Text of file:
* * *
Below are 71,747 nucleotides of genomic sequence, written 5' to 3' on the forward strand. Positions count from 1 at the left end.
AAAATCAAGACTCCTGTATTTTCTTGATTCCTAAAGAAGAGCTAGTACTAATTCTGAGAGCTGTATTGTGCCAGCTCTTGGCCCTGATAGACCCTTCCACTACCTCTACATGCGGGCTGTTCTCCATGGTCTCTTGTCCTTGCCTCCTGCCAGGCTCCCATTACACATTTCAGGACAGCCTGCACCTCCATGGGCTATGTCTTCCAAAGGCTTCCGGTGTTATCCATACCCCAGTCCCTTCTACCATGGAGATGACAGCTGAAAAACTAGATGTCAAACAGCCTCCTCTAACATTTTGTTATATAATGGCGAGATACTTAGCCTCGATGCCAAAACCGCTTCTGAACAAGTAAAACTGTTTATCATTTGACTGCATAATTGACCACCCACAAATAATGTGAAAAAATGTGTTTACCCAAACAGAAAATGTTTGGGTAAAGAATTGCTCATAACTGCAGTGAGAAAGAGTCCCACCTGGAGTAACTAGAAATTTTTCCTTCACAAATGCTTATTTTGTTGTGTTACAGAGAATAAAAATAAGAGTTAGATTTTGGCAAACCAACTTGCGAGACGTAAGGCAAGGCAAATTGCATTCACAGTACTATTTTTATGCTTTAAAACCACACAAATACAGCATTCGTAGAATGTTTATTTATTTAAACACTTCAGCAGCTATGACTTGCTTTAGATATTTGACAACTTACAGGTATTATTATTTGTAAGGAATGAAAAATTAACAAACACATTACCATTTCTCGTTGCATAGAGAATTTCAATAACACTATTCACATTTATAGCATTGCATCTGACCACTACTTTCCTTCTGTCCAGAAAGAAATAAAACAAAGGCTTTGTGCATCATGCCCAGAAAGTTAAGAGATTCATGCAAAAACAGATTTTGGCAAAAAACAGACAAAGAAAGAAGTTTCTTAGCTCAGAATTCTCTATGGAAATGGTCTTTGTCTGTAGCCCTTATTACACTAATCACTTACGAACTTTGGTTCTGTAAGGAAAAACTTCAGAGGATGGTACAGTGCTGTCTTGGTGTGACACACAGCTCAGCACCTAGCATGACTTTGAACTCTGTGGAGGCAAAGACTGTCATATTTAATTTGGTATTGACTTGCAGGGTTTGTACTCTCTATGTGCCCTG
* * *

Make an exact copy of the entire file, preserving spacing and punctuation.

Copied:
Below are 71,747 nucleotides of genomic sequence, written 5' to 3' on the forward strand. Positions count from 1 at the left end.
AAAATCAAGACTCCTGTATTTTCTTGATTCCTAAAGAAGAGCTAGTACTAATTCTGAGAGCTGTATTGTGCCAGCTCTTGGCCCTGATAGACCCTTCCACTACCTCTACATGCGGGCTGTTCTCCATGGTCTCTTGTCCTTGCCTCCTGCCAGGCTCCCATTACACATTTCAGGACAGCCTGCACCTCCATGGGCTATGTCTTCCAAAGGCTTCCGGTGTTATCCATACCCCAGTCCCTTCTACCATGGAGATGACAGCTGAAAAACTAGATGTCAAACAGCCTCCTCTAACATTTTGTTATATAATGGCGAGATACTTAGCCTCGATGCCAAAACCGCTTCTGAACAAGTAAAACTGTTTATCATTTGACTGCATAATTGACCACCCACAAATAATGTGAAAAAATGTGTTTACCCAAACAGAAAATGTTTGGGTAAAGAATTGCTCATAACTGCAGTGAGAAAGAGTCCCACCTGGAGTAACTAGAAATTTTTCCTTCACAAATGCTTATTTTGTTGTGTTACAGAGAATAAAAATAAGAGTTAGATTTTGGCAAACCAACTTGCGAGACGTAAGGCAAGGCAAATTGCATTCACAGTACTATTTTTATGCTTTAAAACCACACAAATACAGCATTCGTAGAATGTTTATTTATTTAAACACTTCAGCAGCTATGACTTGCTTTAGATATTTGACAACTTACAGGTATTATTATTTGTAAGGAATGAAAAATTAACAAACACATTACCATTTCTCGTTGCATAGAGAATTTCAATAACACTATTCACATTTATAGCATTGCATCTGACCACTACTTTCCTTCTGTCCAGAAAGAAATAAAACAAAGGCTTTGTGCATCATGCCCAGAAAGTTAAGAGATTCATGCAAAAACAGATTTTGGCAAAAAACAGACAAAGAAAGAAGTTTCTTAGCTCAGAATTCTCTATGGAAATGGTCTTTGTCTGTAGCCCTTATTACACTAATCACTTACGAACTTTGGTTCTGTAAGGAAAAACTTCAGAGGATGGTACAGTGCTGTCTTGGTGTGACACACAGCTCAGCACCTAGCATGACTTTGAACTCTGTGGAGGCAAAGACTGTCATATTTAATTTGGTATTGACTTGCAGGGTTTGTACTCTCTATGTGCCCTG